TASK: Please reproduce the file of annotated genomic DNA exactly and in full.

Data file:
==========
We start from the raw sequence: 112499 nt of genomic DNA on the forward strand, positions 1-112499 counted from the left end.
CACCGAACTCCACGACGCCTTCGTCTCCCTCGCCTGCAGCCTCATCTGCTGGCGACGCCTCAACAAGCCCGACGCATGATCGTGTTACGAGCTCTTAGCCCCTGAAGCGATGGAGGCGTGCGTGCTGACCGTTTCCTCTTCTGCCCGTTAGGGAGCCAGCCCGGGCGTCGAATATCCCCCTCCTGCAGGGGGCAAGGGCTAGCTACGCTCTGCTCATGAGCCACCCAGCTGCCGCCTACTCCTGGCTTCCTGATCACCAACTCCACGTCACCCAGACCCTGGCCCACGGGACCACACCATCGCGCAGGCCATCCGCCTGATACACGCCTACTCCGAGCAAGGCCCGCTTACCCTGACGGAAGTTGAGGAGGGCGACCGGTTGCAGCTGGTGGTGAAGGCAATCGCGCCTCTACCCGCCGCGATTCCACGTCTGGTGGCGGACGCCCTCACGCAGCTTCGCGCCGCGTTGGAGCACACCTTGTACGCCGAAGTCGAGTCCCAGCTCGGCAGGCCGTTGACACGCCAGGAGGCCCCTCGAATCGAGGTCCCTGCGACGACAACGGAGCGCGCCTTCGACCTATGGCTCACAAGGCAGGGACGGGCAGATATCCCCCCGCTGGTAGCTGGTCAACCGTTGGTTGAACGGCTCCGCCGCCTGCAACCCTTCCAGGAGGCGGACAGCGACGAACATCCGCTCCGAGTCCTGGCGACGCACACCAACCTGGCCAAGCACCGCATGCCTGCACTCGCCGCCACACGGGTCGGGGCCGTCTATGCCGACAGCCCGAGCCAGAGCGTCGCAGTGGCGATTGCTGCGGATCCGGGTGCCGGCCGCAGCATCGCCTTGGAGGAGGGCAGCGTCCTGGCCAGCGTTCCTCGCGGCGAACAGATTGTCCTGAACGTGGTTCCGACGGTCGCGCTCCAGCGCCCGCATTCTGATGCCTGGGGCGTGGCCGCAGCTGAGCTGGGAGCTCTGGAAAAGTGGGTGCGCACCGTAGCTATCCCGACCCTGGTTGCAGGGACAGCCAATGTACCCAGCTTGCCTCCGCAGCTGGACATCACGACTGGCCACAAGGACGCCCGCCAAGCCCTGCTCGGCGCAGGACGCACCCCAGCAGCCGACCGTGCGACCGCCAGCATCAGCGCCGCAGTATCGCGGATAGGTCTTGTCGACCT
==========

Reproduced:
We start from the raw sequence: 112499 nt of genomic DNA on the forward strand, positions 1-112499 counted from the left end.
CACCGAACTCCACGACGCCTTCGTCTCCCTCGCCTGCAGCCTCATCTGCTGGCGACGCCTCAACAAGCCCGACGCATGATCGTGTTACGAGCTCTTAGCCCCTGAAGCGATGGAGGCGTGCGTGCTGACCGTTTCCTCTTCTGCCCGTTAGGGAGCCAGCCCGGGCGTCGAATATCCCCCTCCTGCAGGGGGCAAGGGCTAGCTACGCTCTGCTCATGAGCCACCCAGCTGCCGCCTACTCCTGGCTTCCTGATCACCAACTCCACGTCACCCAGACCCTGGCCCACGGGACCACACCATCGCGCAGGCCATCCGCCTGATACACGCCTACTCCGAGCAAGGCCCGCTTACCCTGACGGAAGTTGAGGAGGGCGACCGGTTGCAGCTGGTGGTGAAGGCAATCGCGCCTCTACCCGCCGCGATTCCACGTCTGGTGGCGGACGCCCTCACGCAGCTTCGCGCCGCGTTGGAGCACACCTTGTACGCCGAAGTCGAGTCCCAGCTCGGCAGGCCGTTGACACGCCAGGAGGCCCCTCGAATCGAGGTCCCTGCGACGACAACGGAGCGCGCCTTCGACCTATGGCTCACAAGGCAGGGACGGGCAGATATCCCCCCGCTGGTAGCTGGTCAACCGTTGGTTGAACGGCTCCGCCGCCTGCAACCCTTCCAGGAGGCGGACAGCGACGAACATCCGCTCCGAGTCCTGGCGACGCACACCAACCTGGCCAAGCACCGCATGCCTGCACTCGCCGCCACACGGGTCGGGGCCGTCTATGCCGACAGCCCGAGCCAGAGCGTCGCAGTGGCGATTGCTGCGGATCCGGGTGCCGGCCGCAGCATCGCCTTGGAGGAGGGCAGCGTCCTGGCCAGCGTTCCTCGCGGCGAACAGATTGTCCTGAACGTGGTTCCGACGGTCGCGCTCCAGCGCCCGCATTCTGATGCCTGGGGCGTGGCCGCAGCTGAGCTGGGAGCTCTGGAAAAGTGGGTGCGCACCGTAGCTATCCCGACCCTGGTTGCAGGGACAGCCAATGTACCCAGCTTGCCTCCGCAGCTGGACATCACGACTGGCCACAAGGACGCCCGCCAAGCCCTGCTCGGCGCAGGACGCACCCCAGCAGCCGACCGTGCGACCGCCAGCATCAGCGCCGCAGTATCGCGGATAGGTCTTGTCGACCT